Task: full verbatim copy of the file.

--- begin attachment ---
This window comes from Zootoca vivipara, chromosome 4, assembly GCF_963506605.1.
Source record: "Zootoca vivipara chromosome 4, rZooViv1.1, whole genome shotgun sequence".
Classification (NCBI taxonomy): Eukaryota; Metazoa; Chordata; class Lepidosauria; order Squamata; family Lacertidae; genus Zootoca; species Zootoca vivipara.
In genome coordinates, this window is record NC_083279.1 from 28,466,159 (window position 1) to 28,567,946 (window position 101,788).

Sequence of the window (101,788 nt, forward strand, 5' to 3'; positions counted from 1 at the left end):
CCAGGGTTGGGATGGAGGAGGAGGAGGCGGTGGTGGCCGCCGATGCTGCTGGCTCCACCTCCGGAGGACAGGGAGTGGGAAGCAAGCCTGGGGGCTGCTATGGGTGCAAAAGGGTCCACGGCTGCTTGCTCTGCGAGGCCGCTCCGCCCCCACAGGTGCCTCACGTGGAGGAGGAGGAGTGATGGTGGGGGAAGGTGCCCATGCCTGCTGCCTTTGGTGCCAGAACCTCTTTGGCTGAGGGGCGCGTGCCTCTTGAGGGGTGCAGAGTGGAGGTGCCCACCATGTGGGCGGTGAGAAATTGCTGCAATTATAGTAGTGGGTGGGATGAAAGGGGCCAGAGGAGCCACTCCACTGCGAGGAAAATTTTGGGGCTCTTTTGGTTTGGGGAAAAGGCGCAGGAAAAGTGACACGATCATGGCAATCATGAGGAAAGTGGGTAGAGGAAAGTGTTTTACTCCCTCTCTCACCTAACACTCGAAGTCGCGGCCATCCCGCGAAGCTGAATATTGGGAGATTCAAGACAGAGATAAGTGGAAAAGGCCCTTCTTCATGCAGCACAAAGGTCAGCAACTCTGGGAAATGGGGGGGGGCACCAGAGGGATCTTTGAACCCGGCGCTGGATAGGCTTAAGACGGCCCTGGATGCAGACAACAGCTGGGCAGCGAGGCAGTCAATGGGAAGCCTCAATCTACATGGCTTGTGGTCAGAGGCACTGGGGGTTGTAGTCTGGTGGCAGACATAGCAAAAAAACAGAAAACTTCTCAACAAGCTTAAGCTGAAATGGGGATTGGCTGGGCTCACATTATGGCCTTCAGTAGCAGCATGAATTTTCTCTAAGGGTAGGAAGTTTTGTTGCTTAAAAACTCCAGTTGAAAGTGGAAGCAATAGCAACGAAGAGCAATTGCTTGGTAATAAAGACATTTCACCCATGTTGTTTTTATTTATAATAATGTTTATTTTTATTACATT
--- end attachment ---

This window comes from Zootoca vivipara, chromosome 4, assembly GCF_963506605.1.
Source record: "Zootoca vivipara chromosome 4, rZooViv1.1, whole genome shotgun sequence".
Classification (NCBI taxonomy): Eukaryota; Metazoa; Chordata; class Lepidosauria; order Squamata; family Lacertidae; genus Zootoca; species Zootoca vivipara.
In genome coordinates, this window is record NC_083279.1 from 28,466,159 (window position 1) to 28,567,946 (window position 101,788).

Sequence of the window (101,788 nt, forward strand, 5' to 3'; positions counted from 1 at the left end):
CCAGGGTTGGGATGGAGGAGGAGGAGGCGGTGGTGGCCGCCGATGCTGCTGGCTCCACCTCCGGAGGACAGGGAGTGGGAAGCAAGCCTGGGGGCTGCTATGGGTGCAAAAGGGTCCACGGCTGCTTGCTCTGCGAGGCCGCTCCGCCCCCACAGGTGCCTCACGTGGAGGAGGAGGAGTGATGGTGGGGGAAGGTGCCCATGCCTGCTGCCTTTGGTGCCAGAACCTCTTTGGCTGAGGGGCGCGTGCCTCTTGAGGGGTGCAGAGTGGAGGTGCCCACCATGTGGGCGGTGAGAAATTGCTGCAATTATAGTAGTGGGTGGGATGAAAGGGGCCAGAGGAGCCACTCCACTGCGAGGAAAATTTTGGGGCTCTTTTGGTTTGGGGAAAAGGCGCAGGAAAAGTGACACGATCATGGCAATCATGAGGAAAGTGGGTAGAGGAAAGTGTTTTACTCCCTCTCTCACCTAACACTCGAAGTCGCGGCCATCCCGCGAAGCTGAATATTGGGAGATTCAAGACAGAGATAAGTGGAAAAGGCCCTTCTTCATGCAGCACAAAGGTCAGCAACTCTGGGAAATGGGGGGGGGCACCAGAGGGATCTTTGAACCCGGCGCTGGATAGGCTTAAGACGGCCCTGGATGCAGACAACAGCTGGGCAGCGAGGCAGTCAATGGGAAGCCTCAATCTACATGGCTTGTGGTCAGAGGCACTGGGGGTTGTAGTCTGGTGGCAGACATAGCAAAAAAACAGAAAACTTCTCAACAAGCTTAAGCTGAAATGGGGATTGGCTGGGCTCACATTATGGCCTTCAGTAGCAGCATGAATTTTCTCTAAGGGTAGGAAGTTTTGTTGCTTAAAAACTCCAGTTGAAAGTGGAAGCAATAGCAACGAAGAGCAATTGCTTGGTAATAAAGACATTTCACCCATGTTGTTTTTATTTATAATAATGTTTATTTTTATTACATT